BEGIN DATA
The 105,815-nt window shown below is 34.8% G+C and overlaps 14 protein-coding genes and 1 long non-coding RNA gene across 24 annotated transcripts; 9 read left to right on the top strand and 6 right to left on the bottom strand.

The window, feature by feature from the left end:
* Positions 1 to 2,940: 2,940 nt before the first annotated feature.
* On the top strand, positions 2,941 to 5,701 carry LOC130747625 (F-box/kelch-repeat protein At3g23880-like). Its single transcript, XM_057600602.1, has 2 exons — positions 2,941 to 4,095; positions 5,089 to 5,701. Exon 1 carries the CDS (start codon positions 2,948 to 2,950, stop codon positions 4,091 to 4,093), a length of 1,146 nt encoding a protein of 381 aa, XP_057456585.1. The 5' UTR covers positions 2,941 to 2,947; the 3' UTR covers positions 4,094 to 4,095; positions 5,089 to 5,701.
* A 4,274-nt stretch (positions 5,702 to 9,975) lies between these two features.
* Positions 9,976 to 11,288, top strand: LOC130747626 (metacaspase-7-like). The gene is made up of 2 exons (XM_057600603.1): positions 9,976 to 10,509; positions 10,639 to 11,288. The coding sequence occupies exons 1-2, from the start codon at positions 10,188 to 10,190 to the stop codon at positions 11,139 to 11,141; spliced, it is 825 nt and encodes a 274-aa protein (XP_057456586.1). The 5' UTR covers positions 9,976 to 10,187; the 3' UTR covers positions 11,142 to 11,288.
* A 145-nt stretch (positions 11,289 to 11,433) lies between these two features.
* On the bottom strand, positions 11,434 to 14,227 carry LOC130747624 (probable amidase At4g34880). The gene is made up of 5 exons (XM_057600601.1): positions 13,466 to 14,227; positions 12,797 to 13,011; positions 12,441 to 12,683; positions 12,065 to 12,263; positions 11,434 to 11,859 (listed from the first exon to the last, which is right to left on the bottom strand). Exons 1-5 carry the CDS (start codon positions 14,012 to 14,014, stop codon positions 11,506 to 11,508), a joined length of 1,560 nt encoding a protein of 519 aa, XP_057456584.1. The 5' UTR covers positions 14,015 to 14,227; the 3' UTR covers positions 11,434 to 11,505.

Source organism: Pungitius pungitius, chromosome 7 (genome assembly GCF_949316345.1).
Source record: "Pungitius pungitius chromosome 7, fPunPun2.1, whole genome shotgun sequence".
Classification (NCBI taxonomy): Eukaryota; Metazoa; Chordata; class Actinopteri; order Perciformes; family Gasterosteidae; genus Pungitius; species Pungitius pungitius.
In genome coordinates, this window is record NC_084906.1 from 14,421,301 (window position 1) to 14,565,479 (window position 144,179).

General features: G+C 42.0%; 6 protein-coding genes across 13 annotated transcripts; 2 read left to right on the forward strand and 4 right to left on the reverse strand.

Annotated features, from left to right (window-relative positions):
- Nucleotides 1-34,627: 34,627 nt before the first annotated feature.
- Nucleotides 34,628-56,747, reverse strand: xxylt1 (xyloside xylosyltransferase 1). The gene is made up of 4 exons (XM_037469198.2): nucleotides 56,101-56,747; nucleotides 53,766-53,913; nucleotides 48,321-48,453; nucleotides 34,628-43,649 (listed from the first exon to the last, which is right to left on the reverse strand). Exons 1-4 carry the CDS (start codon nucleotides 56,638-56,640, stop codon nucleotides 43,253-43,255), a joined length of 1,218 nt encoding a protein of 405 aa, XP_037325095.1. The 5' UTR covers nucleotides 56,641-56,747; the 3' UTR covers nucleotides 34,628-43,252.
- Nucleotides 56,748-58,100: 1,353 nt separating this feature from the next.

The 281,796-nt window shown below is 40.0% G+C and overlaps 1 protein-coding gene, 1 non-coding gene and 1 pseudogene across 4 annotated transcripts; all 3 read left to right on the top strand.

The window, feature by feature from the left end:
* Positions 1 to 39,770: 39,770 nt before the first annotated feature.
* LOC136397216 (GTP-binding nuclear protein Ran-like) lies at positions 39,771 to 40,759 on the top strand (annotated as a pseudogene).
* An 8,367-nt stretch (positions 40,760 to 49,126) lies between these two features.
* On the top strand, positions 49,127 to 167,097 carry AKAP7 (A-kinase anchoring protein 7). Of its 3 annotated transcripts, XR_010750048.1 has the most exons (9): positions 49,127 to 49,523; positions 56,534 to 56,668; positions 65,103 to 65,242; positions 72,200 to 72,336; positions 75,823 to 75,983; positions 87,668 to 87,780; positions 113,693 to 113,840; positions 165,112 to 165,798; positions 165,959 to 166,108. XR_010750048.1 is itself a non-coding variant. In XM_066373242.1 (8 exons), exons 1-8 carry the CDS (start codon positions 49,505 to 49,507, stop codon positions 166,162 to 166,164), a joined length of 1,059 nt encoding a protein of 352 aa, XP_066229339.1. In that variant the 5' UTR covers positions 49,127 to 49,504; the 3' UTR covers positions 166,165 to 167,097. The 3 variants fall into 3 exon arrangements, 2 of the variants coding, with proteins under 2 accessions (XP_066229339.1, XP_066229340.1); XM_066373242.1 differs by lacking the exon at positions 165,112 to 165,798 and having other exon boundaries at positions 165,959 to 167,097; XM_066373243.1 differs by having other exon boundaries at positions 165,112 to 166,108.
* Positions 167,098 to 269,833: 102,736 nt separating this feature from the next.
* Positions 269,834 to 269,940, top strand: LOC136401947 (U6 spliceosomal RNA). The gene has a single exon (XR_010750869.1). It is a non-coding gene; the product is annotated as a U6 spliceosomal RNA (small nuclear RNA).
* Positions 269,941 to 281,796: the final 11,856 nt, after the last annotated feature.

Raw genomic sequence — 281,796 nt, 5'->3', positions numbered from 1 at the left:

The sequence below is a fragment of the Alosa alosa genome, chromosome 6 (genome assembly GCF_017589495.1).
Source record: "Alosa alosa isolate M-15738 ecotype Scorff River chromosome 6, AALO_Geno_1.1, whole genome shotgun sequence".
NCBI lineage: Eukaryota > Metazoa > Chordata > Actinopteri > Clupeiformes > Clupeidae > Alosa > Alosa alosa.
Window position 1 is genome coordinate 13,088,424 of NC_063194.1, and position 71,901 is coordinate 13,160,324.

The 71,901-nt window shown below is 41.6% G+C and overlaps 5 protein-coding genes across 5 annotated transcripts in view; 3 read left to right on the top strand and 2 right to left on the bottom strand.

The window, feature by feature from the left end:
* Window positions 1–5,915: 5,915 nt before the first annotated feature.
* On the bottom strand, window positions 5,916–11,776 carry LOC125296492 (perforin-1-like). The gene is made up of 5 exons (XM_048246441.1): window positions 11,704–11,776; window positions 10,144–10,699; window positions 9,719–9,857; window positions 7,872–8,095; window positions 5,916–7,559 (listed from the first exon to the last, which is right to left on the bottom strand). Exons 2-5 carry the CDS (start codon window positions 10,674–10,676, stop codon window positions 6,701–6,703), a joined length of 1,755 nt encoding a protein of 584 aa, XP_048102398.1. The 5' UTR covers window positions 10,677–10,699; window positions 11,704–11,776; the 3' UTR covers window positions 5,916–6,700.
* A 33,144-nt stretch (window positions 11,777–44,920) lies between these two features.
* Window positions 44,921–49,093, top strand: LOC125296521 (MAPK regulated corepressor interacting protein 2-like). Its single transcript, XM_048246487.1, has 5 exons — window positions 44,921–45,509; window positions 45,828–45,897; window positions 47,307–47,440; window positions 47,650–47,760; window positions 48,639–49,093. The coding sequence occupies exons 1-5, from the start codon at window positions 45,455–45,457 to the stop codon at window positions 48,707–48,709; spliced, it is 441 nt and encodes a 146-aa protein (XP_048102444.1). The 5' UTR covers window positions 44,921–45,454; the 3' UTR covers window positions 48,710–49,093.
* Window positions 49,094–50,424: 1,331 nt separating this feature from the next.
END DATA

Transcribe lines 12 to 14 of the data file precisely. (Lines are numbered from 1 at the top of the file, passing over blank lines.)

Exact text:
In genome coordinates, this window is record NC_084906.1 from 14,421,301 (window position 1) to 14,565,479 (window position 144,179).

General features: G+C 42.0%; 6 protein-coding genes across 13 annotated transcripts; 2 read left to right on the forward strand and 4 right to left on the reverse strand.

Annotated features, from left to right (window-relative positions):